As I was visiting my local Costco (I do that a lot) gathering some much needed necessities for my upcoming trip to the ocean, I chanced upon Dan Brown‘s latest offering, Inferno. For only $10.99, it seemed like just the type of beach book I was looking for, so I bought it.
I honestly did not think I would write a review on this one; Dan Brown is a formulaic writer if there ever was one, and because of that, it is difficult to talk about the book itself without giving away too much of the plot, and of course, its resolution.
The characters in this book are clearly defined, although and as you can imagine if you’ve read any of his books before, there is more to them than it seems at first glance. The exposition of the main characters, excluding of course Robert Langdon, who needs no introduction, seems somewhat forced. A definite shortcut was taken there, you’ll know it when you see it. That being said, it’s done properly and it’s not annoying to read.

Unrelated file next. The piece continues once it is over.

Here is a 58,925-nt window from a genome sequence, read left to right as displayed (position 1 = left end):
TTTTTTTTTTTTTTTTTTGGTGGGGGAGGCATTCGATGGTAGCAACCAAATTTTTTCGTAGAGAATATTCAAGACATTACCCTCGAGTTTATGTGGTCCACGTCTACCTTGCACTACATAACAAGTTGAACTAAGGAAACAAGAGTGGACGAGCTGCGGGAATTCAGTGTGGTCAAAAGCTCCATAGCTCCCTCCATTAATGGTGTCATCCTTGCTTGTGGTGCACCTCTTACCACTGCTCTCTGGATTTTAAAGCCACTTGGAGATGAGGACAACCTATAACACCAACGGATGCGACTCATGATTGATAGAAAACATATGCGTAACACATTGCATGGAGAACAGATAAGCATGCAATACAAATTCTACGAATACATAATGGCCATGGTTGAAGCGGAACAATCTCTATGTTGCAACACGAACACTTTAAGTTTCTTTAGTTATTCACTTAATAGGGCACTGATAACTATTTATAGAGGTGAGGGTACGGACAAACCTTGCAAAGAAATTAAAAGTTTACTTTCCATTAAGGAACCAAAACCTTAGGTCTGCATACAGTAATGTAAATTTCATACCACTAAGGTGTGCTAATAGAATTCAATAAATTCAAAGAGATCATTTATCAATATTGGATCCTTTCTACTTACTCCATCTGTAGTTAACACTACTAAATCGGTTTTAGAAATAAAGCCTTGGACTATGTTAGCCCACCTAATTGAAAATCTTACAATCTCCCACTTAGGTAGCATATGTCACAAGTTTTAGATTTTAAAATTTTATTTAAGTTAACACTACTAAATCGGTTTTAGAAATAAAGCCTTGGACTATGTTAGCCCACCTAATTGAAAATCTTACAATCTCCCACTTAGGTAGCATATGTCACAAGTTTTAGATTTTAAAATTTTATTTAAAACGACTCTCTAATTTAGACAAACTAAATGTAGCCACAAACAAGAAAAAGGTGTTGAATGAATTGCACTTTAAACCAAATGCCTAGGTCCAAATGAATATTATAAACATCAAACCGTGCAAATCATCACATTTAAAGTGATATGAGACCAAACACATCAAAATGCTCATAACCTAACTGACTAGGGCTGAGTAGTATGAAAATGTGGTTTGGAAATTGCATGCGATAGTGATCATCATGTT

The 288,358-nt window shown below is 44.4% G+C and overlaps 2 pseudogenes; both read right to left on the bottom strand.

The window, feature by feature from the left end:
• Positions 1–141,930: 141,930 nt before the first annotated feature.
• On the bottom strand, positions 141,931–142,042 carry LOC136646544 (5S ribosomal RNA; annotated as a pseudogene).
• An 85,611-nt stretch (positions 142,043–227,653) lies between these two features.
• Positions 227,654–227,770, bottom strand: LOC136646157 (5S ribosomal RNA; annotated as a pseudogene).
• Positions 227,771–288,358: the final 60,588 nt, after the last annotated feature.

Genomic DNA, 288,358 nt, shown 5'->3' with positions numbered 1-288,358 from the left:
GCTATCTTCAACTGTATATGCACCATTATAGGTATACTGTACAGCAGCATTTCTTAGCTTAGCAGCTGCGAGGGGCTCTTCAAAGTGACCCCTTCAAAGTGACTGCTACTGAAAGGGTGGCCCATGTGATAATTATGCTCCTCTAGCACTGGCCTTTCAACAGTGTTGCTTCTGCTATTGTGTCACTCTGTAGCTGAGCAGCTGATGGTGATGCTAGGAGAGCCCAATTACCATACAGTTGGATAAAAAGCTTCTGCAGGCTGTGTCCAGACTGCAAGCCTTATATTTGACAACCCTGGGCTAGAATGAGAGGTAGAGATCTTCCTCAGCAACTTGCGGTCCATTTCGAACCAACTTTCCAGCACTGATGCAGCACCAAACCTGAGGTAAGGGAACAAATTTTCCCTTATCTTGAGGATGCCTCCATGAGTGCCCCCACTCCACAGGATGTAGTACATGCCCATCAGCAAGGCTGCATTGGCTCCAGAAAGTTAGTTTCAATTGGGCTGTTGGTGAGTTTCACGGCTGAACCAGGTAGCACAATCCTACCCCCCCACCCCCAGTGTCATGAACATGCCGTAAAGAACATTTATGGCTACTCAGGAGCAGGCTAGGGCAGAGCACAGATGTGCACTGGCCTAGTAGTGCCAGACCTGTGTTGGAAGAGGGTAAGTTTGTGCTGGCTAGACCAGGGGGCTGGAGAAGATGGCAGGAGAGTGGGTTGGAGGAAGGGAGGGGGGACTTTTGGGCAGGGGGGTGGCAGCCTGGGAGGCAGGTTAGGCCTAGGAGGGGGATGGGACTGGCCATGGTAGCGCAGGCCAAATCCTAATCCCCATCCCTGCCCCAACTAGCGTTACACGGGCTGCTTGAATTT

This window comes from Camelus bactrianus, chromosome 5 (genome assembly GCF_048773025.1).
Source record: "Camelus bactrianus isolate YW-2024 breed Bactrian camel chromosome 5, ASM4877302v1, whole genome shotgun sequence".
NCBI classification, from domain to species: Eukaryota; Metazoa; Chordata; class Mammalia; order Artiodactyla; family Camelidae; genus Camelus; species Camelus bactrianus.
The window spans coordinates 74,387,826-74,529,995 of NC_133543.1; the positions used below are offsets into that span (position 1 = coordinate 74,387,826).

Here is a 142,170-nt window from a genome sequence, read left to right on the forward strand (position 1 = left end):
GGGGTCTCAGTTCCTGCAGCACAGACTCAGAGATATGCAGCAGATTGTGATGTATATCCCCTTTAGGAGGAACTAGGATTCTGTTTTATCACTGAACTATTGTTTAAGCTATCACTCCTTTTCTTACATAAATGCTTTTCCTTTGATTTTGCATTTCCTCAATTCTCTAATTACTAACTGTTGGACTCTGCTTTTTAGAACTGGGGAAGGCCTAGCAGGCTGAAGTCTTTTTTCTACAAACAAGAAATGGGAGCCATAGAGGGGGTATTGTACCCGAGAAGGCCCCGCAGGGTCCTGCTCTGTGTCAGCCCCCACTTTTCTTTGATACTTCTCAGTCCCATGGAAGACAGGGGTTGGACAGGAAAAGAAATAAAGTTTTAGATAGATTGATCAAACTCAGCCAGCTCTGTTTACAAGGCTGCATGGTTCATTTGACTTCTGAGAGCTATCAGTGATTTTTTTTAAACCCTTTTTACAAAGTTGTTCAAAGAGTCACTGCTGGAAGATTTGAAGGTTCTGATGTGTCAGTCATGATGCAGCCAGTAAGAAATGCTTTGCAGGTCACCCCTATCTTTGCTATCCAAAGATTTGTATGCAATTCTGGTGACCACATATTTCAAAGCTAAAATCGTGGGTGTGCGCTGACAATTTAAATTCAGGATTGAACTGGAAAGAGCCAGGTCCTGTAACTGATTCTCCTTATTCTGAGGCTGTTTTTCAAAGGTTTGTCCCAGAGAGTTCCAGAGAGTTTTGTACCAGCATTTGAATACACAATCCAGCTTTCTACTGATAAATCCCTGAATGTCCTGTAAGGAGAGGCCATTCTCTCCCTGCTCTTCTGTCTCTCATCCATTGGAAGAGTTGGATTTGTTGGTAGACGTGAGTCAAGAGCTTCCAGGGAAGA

There is just enough meat on the secondary characters to keep them interesting, but not too much that it becomes involved and overbearing. Dan Brown knows his formula quite well. Nothing wrong with that.
The plot of the book is pure Dan Brown; this time, everything revolves around Dante Alighieri, medieval Florentine poet and statesman, and author of the renowned Divine Comedy. I really wish I could more in detail about the plot, as its denouement, so to speak, is not what you would expect. Of course, that is also the whole idea behind most of Dan Brown’s books, so maybe it is not unexpected. In any case, the plot is definitely worth a read.
What I most like about Brown’s latest books, including the Da Vinci Code, is the obvious care that is taken in describing works of arts, literature and architecture. Most of this book takes place in Italy, in Florence and Venice specifically, and you can tell that Brown really cares about what he’s describing. Florence was never on my Top 10 travel destinations, but you can bet that it now is!
Overall, I’m very satisfied with my reading of Dan Brown’s Inferno, and I hope my short book review reflects it. It provided me with all the fun and entertainment I wanted on my vacation, and at 560 pages, was neither too short nor too long.